metres beyond which is the junction for the freight branch to Vrdy.
This 3km branch ran to a station called Vrdy-Bučice, near which there were also two rail connected sugar
mills, the area being a major grower of sugar beet. Passenger services ended in 1955, and in 1975 the
line was designated a siding. The line splits after 2.6km, one branch serving Goldbeck (who make
reinforced concrete parts), the other going to a former sugar mill, now a bioethanol plant which is part
of the Agrofert group. Further progress was prevented by gates on each branch. The northernmost one
presumably has the site of the former Vrdy-Bučice station, but there was no time to investigate further.

[126] Denmark – New HSL to open, but limited service
The new line from København to Ringsted will open on 1 June, but the line has very restricted signalling
so there will only be one train each way an hour to start off with.

[127] Germany – Extracts from the IBSE Telegramm
Wiesbaden Ost – Wiesbaden-Biebrich. Since 9 December peak hour trains from Frankfurt (Main) Hbf
to Eltville via Mainz-Kastel use the curve from Wiesbaden Ost to Wiesbaden-Biebrich not calling at
Wiesbaden Hbf. The trains are in the KBS 466 timetable pdf.
Ex freight line 3525 Abzw. Kostheim – Mainz Abzw Kaiserbrücke Ost. Since December this section (used
briefly by the HKX service to/from Frankfurt when it ran a few years ago) now has regular passenger
services. It is used by the new RE4 service, hourly from Frankfurt (Main) Hbf to Mainz Hbf via Hochheim
2019-2020 timetable interest. The west side of Halle station (platforms 4-7) will reopen next year but
work will continue on S-Bahn platforms 1-3. It is very likely that the use of temporary platform 13a and
the freight line from there as far as Halle Rosengarten station (Strecke 6350 Abzweig Kasseler Bahn –
Halle Hbf 13a) will cease. One to do this year if you haven’t already done it.
From December 2019 a few weekday RB 47 Bernburg – Halle services will use the Köthener Kurve again.
Strohgäubahn services extended. The Strohgäubahn (KBS 790.61) ran from Korntal (which is west of
Stuttgart Hbf) to Weissach, but was progressively cut back from 2012, first to Heimerdingen, then to
Hemmingen. Rather late news, but from 10 Sept 2018 Hemmingen - Heimerdingen reopened.
Strecke 1112 Bad Malente-Gremsmühlen – Lütjenburg draisine operation. Previously reported as
reopening for draisine operation, test runs are planned for 2019 but no details of when the draisines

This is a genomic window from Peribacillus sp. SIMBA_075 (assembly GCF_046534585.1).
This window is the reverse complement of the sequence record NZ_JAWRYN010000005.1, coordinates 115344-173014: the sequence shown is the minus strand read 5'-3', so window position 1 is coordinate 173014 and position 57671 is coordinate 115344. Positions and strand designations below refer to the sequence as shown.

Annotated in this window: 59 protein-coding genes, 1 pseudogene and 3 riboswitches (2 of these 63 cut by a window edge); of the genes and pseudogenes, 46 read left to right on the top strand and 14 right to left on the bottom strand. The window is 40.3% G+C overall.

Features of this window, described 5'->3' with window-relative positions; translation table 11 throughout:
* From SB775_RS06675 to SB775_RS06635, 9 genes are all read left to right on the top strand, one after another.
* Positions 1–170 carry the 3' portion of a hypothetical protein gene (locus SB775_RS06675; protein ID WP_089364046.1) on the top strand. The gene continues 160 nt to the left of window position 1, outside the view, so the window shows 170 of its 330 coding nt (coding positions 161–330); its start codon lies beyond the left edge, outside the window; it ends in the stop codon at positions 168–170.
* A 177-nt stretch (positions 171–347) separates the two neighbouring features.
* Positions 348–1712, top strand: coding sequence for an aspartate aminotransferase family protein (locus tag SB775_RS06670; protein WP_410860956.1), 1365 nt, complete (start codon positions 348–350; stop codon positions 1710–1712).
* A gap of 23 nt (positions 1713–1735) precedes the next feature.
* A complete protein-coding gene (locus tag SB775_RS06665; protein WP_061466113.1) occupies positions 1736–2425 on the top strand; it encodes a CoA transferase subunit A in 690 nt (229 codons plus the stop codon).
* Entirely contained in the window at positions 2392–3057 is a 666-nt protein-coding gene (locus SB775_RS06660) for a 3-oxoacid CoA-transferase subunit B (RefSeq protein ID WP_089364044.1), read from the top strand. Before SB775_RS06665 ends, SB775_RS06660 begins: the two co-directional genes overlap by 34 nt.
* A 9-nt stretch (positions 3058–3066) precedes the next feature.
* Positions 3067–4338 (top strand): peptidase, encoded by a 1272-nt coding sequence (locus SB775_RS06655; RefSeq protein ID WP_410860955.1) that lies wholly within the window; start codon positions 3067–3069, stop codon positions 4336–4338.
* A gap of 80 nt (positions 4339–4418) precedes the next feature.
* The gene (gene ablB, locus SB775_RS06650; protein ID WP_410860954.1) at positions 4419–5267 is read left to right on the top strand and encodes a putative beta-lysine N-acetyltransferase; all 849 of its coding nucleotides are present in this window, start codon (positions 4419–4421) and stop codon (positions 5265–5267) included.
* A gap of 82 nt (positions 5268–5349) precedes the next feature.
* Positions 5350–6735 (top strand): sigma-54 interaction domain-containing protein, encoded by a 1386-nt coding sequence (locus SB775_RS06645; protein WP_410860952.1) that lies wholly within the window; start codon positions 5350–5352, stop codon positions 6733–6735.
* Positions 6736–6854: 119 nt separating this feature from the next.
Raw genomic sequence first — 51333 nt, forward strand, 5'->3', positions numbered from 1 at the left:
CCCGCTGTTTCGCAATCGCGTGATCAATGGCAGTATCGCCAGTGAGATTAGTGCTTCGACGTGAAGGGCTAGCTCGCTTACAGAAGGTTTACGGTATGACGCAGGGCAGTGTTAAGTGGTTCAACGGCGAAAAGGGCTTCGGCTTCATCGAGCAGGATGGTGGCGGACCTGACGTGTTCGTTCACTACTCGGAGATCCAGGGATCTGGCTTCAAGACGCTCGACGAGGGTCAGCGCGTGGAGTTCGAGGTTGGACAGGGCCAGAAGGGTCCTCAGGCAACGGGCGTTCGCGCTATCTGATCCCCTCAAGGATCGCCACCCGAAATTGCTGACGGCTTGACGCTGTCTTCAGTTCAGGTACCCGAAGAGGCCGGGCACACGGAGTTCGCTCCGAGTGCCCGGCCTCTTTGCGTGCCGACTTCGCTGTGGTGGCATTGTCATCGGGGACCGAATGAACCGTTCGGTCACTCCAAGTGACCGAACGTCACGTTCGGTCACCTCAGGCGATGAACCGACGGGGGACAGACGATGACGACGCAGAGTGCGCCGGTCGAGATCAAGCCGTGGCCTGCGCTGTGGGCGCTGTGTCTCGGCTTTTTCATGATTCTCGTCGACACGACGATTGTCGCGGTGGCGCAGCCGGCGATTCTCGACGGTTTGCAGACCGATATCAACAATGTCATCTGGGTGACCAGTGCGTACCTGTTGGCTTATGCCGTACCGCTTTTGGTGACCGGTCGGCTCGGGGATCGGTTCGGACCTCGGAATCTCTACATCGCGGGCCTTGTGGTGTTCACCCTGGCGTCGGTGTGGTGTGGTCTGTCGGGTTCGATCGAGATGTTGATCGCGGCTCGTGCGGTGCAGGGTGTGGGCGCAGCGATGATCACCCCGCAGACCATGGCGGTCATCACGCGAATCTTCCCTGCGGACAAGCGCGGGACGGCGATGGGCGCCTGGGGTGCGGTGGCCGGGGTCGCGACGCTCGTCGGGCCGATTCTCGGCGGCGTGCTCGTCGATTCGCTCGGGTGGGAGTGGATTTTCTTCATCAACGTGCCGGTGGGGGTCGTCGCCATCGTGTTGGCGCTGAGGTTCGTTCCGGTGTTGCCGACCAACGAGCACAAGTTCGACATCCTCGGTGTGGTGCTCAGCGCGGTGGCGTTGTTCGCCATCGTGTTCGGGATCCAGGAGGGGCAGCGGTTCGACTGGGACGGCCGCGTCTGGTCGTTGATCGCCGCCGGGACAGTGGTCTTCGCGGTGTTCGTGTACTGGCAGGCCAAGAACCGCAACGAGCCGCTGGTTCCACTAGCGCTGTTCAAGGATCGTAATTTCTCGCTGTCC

can be hired yet. Check the website if interested.
Freight returns to line after 30 years. The middle section of line 1940 runs from Salzgitter Bad to
Börßum. It closed to passenger traffic in 1976, but found use as a museum railway for several years.
Recently only draisines have operated on the line, but track condition cannot be that bad as freight
returned to the Salzgitter Bad to Klein Mahner section (4.2km) from 11 February 2019, albeit not for
very long probably. The reason for freight returning after 30 years is to collect timber from the Harz
region blown down in storms and transfer it to Wismar harbour for export to Sweden. There is no run
round at Klein Mahner so loaded trains are propelled to Salzgitter Bad.

Schönheide Ost to Muldenberg museum railway extending. Preservation group Förderverein
Historische Westsächsische Eisenbahnen e. V. (FHWE) has obtained EU funding of €150,000 to
renovate Schönheide Ost – Schönheide Süd as part of plans to reopen Schönheide Ost – Muldenberg.
Despite working on the line since 2003 the FHWE has not managed to get it into a fit state to operate
although they did operate a train at Schönheide Ost in May 2009. Three bridges on the Schönheide Ost
– Schönheide Süd section need work, total cost estimated at €200,000, so they have more money to
find. The line closed in 1995.
Goods lines in use between Bielefeld and Brackwede. Hamm to Minden is the longest quadruple track
line in Germany. In the period 18 March to 11 October all long distance trains (IC and ICE) use the freight
lines (line 2990) between Bielefeld Hbf and Brackwede.

[128] Germany - Freiburg inaugurates Rotteckring tram line
A new 1.9km link has opened on 16 March between Europaplatz and Heinrich von Stephan Strasse. It
runs from a triangular junction at Siegesdenkmal on Line 2, passing through the old town along
Rotteckring, Werthmannstrasse and Kronenstrasse to join lines 3 and 5 on Basler Strasse. The increase
in capacity led to a complete recast of tram and bus services.